Editor's note: This editorial was updated to reflect a clarification on May 1, 2018. The Working Cities program does not provide a stipend to community members who participate in the program. 

The Working Cities Pittsfield coalition has only been around since June 2016, but it has created enough buzz that its approach to solving the complex and intractable problem of poverty is attracting attention from other cities. The nonprofit organization came to life after Pittsfield was selected by the Federal Reserve Bank of Boston as one of eight cities to receive multi-year $475,000 grants to discover and develop ways to eliminate poverty. The motivating philosophy of the Working Cities program is that the overall health of a community depends upon all members participating working together as equals — both those doing the helping and those being helped.

Working Cities Pittsfield has an impressive roster of sponsoring companies and agencies willing to contribute resources — over two dozen, ranging from Berkshire Health Systems to Jacob's Pillow — which is impressive by itself, but what Working Cities Pittsfield does best is listen to people (Eagle, April 30). It meets on the fourth Wednesday of every month, and the meetings are characterized not by their top-down structure, but by their welcoming, cooperative attitude toward those the organization exists to help. It goes out of its way to make those meetings as accessible as possible — providing dinner and childcare for those who take the trouble to attend. This forges a special working relationship precisely because it discards the traditional approach of civic leaders (those who belong to the class of "haves") deciding on their own what is best for the have-nots and imposing these solutions whether or not they are welcome, or even needed. The Working Cities model, wherein participants are discouraged from using titles or any kind of honorific that would distinguish one member from another, presupposes that those caught in the grip of a system that perpetuates poverty know what is required to free themselves.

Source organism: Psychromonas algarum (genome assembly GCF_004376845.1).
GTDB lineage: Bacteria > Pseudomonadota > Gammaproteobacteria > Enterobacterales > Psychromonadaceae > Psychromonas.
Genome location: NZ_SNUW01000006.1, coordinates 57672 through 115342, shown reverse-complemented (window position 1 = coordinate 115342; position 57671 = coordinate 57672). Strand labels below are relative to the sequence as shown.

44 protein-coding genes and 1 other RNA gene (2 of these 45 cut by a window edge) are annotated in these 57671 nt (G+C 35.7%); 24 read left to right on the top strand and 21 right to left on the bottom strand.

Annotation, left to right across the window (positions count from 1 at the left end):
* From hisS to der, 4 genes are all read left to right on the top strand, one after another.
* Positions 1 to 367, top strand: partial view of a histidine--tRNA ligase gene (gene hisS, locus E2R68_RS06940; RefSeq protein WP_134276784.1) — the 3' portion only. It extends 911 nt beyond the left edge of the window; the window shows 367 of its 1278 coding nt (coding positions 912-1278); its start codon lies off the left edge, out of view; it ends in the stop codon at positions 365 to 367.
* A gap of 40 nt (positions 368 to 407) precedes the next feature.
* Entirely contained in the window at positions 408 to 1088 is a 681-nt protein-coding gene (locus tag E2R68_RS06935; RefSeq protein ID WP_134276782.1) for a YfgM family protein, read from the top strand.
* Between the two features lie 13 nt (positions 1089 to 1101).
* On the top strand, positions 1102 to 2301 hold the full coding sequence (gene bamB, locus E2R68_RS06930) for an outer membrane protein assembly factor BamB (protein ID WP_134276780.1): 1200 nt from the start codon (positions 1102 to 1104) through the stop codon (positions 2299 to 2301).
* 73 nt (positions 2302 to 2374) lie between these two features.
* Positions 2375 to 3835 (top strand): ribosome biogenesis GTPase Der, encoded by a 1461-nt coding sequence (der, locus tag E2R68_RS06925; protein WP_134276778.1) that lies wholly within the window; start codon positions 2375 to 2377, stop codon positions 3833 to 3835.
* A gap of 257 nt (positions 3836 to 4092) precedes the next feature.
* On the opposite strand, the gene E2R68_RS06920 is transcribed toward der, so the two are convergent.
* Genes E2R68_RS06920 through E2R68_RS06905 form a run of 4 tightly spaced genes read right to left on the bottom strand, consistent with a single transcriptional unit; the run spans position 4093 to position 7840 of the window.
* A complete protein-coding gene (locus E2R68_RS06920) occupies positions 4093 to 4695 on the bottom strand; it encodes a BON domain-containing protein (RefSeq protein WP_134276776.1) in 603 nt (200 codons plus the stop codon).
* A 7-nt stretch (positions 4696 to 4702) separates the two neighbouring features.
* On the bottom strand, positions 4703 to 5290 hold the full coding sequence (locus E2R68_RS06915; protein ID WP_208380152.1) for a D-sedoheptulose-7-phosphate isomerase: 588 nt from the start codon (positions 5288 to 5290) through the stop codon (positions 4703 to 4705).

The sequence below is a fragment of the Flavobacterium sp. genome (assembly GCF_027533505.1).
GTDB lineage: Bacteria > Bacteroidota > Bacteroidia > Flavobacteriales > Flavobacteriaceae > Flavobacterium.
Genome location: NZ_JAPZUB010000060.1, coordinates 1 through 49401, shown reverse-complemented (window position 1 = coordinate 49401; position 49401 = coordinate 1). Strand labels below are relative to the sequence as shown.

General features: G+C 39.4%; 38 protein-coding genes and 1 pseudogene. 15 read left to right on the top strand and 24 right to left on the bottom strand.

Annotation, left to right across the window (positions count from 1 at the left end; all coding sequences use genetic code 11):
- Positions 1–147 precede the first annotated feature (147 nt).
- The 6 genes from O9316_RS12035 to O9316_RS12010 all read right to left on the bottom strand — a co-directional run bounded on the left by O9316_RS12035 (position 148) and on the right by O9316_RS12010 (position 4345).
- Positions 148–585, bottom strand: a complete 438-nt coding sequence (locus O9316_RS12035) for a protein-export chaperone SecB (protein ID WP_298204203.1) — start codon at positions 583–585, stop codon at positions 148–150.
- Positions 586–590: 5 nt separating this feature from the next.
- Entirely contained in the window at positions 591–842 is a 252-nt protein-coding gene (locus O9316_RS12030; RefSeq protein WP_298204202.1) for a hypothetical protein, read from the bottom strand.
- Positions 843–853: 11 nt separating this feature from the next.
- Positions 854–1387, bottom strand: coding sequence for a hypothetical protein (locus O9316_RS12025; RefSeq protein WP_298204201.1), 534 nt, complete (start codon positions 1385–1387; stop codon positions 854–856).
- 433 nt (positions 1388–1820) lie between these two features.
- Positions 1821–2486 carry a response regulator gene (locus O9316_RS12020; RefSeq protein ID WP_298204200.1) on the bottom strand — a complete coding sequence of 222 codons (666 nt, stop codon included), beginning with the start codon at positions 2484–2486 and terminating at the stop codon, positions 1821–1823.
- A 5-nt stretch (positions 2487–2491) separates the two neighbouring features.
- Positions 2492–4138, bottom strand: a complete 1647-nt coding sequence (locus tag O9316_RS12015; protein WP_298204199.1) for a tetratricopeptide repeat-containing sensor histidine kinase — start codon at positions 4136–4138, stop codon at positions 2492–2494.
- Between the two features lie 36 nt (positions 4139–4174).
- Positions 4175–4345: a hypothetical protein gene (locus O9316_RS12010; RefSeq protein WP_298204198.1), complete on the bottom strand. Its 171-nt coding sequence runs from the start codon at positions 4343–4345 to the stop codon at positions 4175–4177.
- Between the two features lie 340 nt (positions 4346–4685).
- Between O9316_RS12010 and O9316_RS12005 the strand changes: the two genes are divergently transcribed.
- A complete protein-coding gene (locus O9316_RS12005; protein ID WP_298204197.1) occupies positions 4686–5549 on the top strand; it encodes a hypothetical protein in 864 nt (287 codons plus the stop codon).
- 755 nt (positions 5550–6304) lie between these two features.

At the meetings, any good idea is fair game. Participants come to pitch ideas, ranging from a couple of already-successful ride share companies that transport people to important appointments, to a free bus to bring Pittsfield children to Jacob's Pillow, to construction of an LGBTQUIA float for Pittsfield's Fourth of July Parade. Ideas are discussed, working groups developed, and nuts-and-bolts ways are devised to make them happen, along with providing specific goals and detailed strategies to be pursued before the next meeting.

Collaboration is the key to success for this group that now has Working Cities teams from other towns venturing to Pittsfield to learn its methodology. As Colleen Dawicki, Working Cities manager in the Boston Fed's Regional & Community Outreach department told The Eagle, what is really important is that the Pittsfield group has succeeded in changing the culture of city leadership to make it more inclusive and collaborative. Put simply, it's a matter of respect and an acknowledgment that every member of a community is deserving of dignity regardless of their income level. Once this barrier has been surmounted, the societal impediments that encourage generational poverty can be addressed with greater ease. It's what Working Cities Pittsfield is all about as it seeks to create a community whose members look out for each other.